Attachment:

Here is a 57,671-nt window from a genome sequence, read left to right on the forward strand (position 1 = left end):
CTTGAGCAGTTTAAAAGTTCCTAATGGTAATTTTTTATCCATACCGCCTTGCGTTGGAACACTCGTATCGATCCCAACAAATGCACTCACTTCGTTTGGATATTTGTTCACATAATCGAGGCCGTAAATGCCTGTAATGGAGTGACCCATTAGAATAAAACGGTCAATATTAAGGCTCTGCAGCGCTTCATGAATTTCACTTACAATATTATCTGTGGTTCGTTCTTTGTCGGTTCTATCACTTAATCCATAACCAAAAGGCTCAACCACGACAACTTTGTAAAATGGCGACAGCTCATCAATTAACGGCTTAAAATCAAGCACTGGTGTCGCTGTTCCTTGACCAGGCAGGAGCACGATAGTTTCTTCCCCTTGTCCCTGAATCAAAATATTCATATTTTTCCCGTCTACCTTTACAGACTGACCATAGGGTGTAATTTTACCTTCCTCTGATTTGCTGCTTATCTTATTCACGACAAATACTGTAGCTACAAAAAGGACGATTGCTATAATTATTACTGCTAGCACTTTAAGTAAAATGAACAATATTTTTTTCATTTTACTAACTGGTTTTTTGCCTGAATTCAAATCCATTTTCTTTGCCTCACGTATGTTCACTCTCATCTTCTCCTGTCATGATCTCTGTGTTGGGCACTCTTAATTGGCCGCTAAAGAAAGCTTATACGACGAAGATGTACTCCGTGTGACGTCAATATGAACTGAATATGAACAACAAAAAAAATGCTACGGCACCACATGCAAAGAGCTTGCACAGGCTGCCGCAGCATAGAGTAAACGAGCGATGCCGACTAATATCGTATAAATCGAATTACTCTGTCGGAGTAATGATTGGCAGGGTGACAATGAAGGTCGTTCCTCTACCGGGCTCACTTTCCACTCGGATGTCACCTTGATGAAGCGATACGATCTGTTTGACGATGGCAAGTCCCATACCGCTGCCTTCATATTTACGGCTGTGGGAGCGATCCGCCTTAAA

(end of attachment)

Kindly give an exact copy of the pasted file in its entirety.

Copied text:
Here is a 57,671-nt window from a genome sequence, read left to right on the forward strand (position 1 = left end):
CTTGAGCAGTTTAAAAGTTCCTAATGGTAATTTTTTATCCATACCGCCTTGCGTTGGAACACTCGTATCGATCCCAACAAATGCACTCACTTCGTTTGGATATTTGTTCACATAATCGAGGCCGTAAATGCCTGTAATGGAGTGACCCATTAGAATAAAACGGTCAATATTAAGGCTCTGCAGCGCTTCATGAATTTCACTTACAATATTATCTGTGGTTCGTTCTTTGTCGGTTCTATCACTTAATCCATAACCAAAAGGCTCAACCACGACAACTTTGTAAAATGGCGACAGCTCATCAATTAACGGCTTAAAATCAAGCACTGGTGTCGCTGTTCCTTGACCAGGCAGGAGCACGATAGTTTCTTCCCCTTGTCCCTGAATCAAAATATTCATATTTTTCCCGTCTACCTTTACAGACTGACCATAGGGTGTAATTTTACCTTCCTCTGATTTGCTGCTTATCTTATTCACGACAAATACTGTAGCTACAAAAAGGACGATTGCTATAATTATTACTGCTAGCACTTTAAGTAAAATGAACAATATTTTTTTCATTTTACTAACTGGTTTTTTGCCTGAATTCAAATCCATTTTCTTTGCCTCACGTATGTTCACTCTCATCTTCTCCTGTCATGATCTCTGTGTTGGGCACTCTTAATTGGCCGCTAAAGAAAGCTTATACGACGAAGATGTACTCCGTGTGACGTCAATATGAACTGAATATGAACAACAAAAAAAATGCTACGGCACCACATGCAAAGAGCTTGCACAGGCTGCCGCAGCATAGAGTAAACGAGCGATGCCGACTAATATCGTATAAATCGAATTACTCTGTCGGAGTAATGATTGGCAGGGTGACAATGAAGGTCGTTCCTCTACCGGGCTCACTTTCCACTCGGATGTCACCTTGATGAAGCGATACGATCTGTTTGACGATGGCAAGTCCCATACCGCTGCCTTCATATTTACGGCTGTGGGAGCGATCCGCCTTAAA